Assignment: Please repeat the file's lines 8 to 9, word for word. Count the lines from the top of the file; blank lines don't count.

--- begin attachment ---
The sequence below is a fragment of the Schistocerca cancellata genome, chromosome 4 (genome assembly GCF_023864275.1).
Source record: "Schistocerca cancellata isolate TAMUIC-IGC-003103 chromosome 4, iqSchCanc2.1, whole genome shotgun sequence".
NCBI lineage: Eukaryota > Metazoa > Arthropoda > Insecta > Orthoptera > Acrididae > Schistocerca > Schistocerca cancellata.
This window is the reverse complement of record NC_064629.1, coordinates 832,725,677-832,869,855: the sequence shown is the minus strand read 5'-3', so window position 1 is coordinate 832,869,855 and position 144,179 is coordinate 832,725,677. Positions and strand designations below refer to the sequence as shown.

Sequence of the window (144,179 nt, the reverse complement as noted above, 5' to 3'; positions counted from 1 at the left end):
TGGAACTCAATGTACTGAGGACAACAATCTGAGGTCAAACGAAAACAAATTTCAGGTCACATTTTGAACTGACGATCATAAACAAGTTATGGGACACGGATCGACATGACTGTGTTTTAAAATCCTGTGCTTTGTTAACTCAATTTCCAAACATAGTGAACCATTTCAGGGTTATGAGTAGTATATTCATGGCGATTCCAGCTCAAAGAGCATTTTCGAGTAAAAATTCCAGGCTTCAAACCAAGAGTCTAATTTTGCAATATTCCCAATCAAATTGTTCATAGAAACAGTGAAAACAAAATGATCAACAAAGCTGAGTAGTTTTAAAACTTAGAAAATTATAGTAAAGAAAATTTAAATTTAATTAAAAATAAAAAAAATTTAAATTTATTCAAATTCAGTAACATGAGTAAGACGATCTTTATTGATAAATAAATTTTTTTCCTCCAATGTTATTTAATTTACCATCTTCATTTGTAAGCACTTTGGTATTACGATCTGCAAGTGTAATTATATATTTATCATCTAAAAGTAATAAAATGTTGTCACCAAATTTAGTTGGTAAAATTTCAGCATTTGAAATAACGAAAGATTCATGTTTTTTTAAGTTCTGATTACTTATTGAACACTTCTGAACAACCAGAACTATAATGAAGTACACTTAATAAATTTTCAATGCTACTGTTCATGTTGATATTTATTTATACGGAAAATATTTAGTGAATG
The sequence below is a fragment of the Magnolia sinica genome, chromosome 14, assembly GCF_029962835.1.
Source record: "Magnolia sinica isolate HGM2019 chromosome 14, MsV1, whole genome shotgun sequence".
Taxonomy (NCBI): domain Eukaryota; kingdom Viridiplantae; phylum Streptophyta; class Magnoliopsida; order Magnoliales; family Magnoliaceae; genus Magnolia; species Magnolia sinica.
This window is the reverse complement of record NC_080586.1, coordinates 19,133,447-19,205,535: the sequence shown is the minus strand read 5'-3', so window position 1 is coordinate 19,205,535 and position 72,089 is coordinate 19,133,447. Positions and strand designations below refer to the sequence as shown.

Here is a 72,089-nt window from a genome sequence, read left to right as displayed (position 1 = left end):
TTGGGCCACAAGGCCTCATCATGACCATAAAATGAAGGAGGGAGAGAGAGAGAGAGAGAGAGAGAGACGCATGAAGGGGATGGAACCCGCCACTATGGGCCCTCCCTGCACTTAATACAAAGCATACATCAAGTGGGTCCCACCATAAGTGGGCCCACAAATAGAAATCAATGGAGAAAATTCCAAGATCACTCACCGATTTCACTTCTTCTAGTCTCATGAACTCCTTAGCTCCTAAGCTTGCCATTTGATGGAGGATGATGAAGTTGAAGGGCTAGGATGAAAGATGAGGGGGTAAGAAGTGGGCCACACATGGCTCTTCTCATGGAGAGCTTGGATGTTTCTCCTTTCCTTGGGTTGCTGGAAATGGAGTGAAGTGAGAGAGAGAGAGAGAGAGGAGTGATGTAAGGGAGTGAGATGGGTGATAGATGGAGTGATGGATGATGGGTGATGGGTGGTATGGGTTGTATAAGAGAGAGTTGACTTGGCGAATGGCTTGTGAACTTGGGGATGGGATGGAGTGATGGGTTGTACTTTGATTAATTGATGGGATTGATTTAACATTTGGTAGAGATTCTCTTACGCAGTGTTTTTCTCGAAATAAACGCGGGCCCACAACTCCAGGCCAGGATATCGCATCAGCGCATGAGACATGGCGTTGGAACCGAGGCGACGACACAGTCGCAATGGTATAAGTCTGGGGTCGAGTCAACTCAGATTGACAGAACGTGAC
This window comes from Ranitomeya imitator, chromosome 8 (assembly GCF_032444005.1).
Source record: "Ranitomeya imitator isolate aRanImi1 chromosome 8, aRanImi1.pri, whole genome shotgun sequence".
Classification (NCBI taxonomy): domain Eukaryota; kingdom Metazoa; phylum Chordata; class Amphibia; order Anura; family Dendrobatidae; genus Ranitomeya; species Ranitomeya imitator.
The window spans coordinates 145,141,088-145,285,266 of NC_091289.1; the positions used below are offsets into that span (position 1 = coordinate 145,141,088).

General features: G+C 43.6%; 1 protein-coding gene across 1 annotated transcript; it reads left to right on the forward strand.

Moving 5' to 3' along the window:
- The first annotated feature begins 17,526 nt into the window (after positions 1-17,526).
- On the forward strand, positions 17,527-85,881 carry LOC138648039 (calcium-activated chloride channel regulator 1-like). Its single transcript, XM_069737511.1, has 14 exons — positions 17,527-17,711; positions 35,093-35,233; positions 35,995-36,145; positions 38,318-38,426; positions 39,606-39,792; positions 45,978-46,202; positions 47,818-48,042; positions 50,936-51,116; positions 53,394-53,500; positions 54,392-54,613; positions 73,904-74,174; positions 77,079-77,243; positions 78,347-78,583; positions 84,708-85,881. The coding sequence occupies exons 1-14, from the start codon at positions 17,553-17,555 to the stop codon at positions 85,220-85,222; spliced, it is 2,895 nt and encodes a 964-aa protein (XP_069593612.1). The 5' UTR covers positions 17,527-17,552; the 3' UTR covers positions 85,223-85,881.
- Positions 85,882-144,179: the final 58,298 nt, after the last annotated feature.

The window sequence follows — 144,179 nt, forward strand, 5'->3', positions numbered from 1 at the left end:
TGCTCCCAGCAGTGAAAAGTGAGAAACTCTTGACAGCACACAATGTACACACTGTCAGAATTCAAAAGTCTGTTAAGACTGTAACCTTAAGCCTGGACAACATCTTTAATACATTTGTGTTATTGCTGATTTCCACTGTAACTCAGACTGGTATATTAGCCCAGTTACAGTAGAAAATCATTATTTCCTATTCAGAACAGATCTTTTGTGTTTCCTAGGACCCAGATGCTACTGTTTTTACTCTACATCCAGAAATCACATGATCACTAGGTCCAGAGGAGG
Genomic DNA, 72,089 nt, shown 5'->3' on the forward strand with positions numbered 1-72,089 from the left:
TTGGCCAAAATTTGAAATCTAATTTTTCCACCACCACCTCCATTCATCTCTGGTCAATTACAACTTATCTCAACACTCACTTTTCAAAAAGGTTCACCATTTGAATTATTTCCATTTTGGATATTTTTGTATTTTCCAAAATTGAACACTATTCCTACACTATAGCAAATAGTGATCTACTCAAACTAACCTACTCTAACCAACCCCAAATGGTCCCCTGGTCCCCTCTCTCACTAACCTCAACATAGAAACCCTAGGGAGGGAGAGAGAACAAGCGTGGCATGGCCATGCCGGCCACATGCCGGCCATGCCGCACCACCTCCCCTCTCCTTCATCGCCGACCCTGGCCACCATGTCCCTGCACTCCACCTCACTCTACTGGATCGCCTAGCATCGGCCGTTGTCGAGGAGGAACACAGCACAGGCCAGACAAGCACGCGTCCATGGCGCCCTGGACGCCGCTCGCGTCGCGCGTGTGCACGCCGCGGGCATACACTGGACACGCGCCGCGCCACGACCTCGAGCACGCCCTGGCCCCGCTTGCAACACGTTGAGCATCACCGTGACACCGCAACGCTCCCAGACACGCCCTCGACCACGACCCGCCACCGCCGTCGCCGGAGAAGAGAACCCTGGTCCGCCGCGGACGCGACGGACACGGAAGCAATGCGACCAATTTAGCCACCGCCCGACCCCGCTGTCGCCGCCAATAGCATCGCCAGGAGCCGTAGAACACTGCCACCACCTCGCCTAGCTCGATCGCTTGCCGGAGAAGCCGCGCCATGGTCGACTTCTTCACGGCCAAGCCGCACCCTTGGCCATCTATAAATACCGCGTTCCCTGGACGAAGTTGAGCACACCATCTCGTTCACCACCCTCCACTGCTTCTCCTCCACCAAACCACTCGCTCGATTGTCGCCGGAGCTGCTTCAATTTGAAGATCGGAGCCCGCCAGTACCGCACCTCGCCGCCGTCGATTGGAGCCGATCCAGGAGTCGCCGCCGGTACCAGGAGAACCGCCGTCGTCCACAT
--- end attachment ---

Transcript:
Source record: "Magnolia sinica isolate HGM2019 chromosome 14, MsV1, whole genome shotgun sequence".
Taxonomy (NCBI): domain Eukaryota; kingdom Viridiplantae; phylum Streptophyta; class Magnoliopsida; order Magnoliales; family Magnoliaceae; genus Magnolia; species Magnolia sinica.